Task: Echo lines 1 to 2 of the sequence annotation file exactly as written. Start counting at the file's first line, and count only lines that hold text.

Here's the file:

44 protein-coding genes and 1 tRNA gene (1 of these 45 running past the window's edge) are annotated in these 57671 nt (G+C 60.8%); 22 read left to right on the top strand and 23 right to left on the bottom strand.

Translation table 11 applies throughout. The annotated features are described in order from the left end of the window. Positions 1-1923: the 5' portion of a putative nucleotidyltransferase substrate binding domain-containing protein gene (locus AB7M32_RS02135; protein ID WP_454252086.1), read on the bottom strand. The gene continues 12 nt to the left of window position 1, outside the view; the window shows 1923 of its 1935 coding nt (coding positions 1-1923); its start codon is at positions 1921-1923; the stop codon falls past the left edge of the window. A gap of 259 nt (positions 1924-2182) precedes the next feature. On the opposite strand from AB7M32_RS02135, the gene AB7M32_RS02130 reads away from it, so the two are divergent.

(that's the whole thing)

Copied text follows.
44 protein-coding genes and 1 tRNA gene (1 of these 45 running past the window's edge) are annotated in these 57671 nt (G+C 60.8%); 22 read left to right on the top strand and 23 right to left on the bottom strand.

Translation table 11 applies throughout. The annotated features are described in order from the left end of the window. Positions 1-1923: the 5' portion of a putative nucleotidyltransferase substrate binding domain-containing protein gene (locus AB7M32_RS02135; protein ID WP_454252086.1), read on the bottom strand. The gene continues 12 nt to the left of window position 1, outside the view; the window shows 1923 of its 1935 coding nt (coding positions 1-1923); its start codon is at positions 1921-1923; the stop codon falls past the left edge of the window. A gap of 259 nt (positions 1924-2182) precedes the next feature. On the opposite strand from AB7M32_RS02135, the gene AB7M32_RS02130 reads away from it, so the two are divergent.